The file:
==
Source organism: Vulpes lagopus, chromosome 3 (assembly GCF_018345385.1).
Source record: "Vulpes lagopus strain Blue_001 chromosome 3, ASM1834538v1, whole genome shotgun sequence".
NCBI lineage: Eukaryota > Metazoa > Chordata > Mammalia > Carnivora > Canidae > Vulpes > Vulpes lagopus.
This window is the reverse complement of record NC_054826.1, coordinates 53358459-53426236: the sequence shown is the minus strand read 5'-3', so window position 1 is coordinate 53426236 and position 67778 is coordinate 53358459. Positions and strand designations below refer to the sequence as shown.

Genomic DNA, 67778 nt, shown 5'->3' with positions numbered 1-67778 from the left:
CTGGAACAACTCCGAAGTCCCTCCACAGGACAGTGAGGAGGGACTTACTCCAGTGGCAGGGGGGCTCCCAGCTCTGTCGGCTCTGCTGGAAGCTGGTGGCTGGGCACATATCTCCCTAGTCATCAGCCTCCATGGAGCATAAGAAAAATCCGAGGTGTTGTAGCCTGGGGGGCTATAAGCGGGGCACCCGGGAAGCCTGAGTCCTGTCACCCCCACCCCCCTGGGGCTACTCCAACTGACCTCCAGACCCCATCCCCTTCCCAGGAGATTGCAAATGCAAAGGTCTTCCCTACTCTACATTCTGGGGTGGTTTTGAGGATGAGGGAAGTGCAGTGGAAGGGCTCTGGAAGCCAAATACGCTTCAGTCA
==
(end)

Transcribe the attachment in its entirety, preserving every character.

Source organism: Vulpes lagopus, chromosome 3 (assembly GCF_018345385.1).
Source record: "Vulpes lagopus strain Blue_001 chromosome 3, ASM1834538v1, whole genome shotgun sequence".
NCBI lineage: Eukaryota > Metazoa > Chordata > Mammalia > Carnivora > Canidae > Vulpes > Vulpes lagopus.
This window is the reverse complement of record NC_054826.1, coordinates 53358459-53426236: the sequence shown is the minus strand read 5'-3', so window position 1 is coordinate 53426236 and position 67778 is coordinate 53358459. Positions and strand designations below refer to the sequence as shown.

Genomic DNA, 67778 nt, shown 5'->3' with positions numbered 1-67778 from the left:
CTGGAACAACTCCGAAGTCCCTCCACAGGACAGTGAGGAGGGACTTACTCCAGTGGCAGGGGGGCTCCCAGCTCTGTCGGCTCTGCTGGAAGCTGGTGGCTGGGCACATATCTCCCTAGTCATCAGCCTCCATGGAGCATAAGAAAAATCCGAGGTGTTGTAGCCTGGGGGGCTATAAGCGGGGCACCCGGGAAGCCTGAGTCCTGTCACCCCCACCCCCCTGGGGCTACTCCAACTGACCTCCAGACCCCATCCCCTTCCCAGGAGATTGCAAATGCAAAGGTCTTCCCTACTCTACATTCTGGGGTGGTTTTGAGGATGAGGGAAGTGCAGTGGAAGGGCTCTGGAAGCCAAATACGCTTCAGTCA